NCI Provocative Questions grants awarded to three at UNC Lineberger

UNC Lineberger scientists Blossom Damania, PhD, Dirk Dittmer, PhD, and Liza Makowski, PhD, have been awarded two-year National Cancer Institute Provocative Questions grants.

Drs. Dittmer and Damania have received a grant to study how lymphomas respond to different chemotherapies in response to their provocative question: What molecular properties make some cancers curable with conventional chemotherapy?  This study involves research in the U.S., South America, Africa, and India, and is part of the UNC Lineberger Global Oncology program. Drs. Damania and Dittmer are professors of microbiology and immunology and direct the UNC Global Oncology Program.

Dr. Makowski’s research will address the question: “How does obesity affect cancer risk?”   Obesity is a contributing factor in at least half of basal-like breast cancers, suggesting that this aggressive subtype of breast cancer may be preventable. Given that basal-like breast cancer is most prevalent in young African American women, targeted prevention may help reduce mortality disparities. This project tests the reversibility of obesity-associated risk using dietary and pharmacologic interventions, leading to identification of mechanistically based strategies for prevention of obesity-associated basal-like breast cancer. Dr. Makowski is an assistant professor of nutrition in the UNC Gillings School of Global Public Health.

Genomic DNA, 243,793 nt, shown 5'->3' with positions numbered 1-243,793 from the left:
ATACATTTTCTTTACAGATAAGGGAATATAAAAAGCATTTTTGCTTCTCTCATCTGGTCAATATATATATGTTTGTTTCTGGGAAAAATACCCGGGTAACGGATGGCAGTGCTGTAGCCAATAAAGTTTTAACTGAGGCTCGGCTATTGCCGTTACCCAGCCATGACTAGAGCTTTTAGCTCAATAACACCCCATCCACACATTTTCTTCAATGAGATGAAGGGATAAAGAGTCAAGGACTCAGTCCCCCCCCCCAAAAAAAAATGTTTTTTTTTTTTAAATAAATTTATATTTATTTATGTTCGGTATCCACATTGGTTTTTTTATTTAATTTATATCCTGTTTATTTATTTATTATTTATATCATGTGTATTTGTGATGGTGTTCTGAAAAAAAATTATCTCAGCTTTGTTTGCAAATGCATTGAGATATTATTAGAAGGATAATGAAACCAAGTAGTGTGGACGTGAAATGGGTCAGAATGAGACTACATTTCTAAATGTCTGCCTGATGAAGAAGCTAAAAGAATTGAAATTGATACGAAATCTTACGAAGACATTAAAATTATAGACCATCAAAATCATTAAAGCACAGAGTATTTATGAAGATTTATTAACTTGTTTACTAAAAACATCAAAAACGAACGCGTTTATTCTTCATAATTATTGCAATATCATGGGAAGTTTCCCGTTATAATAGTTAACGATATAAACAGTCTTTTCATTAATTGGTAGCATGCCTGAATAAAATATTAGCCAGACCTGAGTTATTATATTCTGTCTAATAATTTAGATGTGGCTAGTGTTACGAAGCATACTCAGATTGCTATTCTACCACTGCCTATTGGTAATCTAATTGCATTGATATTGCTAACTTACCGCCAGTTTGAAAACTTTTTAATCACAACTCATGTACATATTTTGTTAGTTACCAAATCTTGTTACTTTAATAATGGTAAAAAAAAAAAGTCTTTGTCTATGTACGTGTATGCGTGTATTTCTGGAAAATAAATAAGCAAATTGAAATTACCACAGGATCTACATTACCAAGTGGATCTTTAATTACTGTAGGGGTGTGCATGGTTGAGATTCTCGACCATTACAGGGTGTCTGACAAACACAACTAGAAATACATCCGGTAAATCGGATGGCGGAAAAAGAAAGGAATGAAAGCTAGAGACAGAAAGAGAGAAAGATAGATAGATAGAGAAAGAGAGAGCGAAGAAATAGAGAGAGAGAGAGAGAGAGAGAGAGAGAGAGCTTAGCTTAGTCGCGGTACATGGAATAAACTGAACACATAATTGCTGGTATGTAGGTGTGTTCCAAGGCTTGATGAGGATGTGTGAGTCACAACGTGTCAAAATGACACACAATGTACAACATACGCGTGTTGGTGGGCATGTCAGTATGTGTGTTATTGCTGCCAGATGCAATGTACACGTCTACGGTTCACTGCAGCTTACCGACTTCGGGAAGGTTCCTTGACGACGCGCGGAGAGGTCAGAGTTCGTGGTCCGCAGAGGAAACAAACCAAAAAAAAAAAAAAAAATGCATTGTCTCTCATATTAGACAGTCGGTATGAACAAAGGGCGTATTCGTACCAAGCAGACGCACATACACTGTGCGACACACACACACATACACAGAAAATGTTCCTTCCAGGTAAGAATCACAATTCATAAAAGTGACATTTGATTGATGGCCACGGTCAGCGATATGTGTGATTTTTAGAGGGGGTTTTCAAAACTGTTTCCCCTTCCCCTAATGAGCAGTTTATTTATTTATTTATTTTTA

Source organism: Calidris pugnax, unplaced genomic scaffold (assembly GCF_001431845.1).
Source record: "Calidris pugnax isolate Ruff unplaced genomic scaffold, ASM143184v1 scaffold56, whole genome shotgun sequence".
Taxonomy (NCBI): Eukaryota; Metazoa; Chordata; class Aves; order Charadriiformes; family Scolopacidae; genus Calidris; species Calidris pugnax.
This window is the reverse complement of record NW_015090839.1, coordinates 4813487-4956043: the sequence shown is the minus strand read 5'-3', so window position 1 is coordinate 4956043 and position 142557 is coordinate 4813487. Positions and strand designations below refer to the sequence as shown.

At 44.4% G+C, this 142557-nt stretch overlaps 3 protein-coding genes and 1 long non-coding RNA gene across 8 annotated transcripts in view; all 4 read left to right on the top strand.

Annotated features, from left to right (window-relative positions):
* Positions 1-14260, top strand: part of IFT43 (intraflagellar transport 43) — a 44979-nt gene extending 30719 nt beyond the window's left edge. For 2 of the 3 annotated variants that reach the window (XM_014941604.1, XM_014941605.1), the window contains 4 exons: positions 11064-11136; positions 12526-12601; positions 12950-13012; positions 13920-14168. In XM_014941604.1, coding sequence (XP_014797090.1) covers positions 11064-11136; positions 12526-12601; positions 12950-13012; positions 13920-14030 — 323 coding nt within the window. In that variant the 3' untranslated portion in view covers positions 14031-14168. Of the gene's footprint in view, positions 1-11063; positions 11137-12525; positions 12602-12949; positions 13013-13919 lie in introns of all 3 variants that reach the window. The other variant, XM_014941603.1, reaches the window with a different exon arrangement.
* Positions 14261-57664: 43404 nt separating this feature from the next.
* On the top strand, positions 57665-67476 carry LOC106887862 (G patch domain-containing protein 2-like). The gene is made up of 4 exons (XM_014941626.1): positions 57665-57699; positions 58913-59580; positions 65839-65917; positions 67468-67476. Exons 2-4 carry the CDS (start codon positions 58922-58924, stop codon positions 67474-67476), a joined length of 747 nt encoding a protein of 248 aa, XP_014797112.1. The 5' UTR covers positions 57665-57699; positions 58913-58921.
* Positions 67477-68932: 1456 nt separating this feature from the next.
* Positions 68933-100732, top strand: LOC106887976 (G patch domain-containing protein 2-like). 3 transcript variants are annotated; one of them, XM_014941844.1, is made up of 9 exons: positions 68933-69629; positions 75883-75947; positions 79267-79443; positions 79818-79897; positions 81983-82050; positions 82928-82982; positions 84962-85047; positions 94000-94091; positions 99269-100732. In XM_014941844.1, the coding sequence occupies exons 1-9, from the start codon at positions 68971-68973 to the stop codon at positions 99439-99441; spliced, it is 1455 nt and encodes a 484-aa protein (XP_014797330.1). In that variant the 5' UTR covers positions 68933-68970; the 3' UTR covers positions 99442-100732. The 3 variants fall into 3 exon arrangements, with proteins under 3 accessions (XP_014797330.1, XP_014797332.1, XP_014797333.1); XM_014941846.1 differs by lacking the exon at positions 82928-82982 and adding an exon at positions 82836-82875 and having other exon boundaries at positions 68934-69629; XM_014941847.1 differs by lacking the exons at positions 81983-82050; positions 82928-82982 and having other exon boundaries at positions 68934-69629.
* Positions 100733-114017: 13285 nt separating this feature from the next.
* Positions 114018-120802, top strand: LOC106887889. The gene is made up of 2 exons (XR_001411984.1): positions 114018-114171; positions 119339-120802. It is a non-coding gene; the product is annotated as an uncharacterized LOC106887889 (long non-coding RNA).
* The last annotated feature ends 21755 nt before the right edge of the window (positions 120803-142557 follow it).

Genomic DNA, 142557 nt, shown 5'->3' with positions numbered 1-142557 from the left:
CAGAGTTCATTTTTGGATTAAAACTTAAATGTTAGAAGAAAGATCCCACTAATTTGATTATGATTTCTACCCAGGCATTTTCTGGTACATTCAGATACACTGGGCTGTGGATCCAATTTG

Begun in 2012, the NCI Provocative Questions Initiative has assembled a list of important questions from the research community to stimulate the NCI’s research communities to use laboratory, clinical and population sciences in especially effective and imaginative ways to answer the questions. Grants are awarded annually I response to these questions. These grants are not intended to represent the NCI’s full range of priorities, but rather represent a new and different way to identify and address research needs in cancer by challenging researchers to delve into key areas that require more in-depth study. 

Date: August 20, 2013

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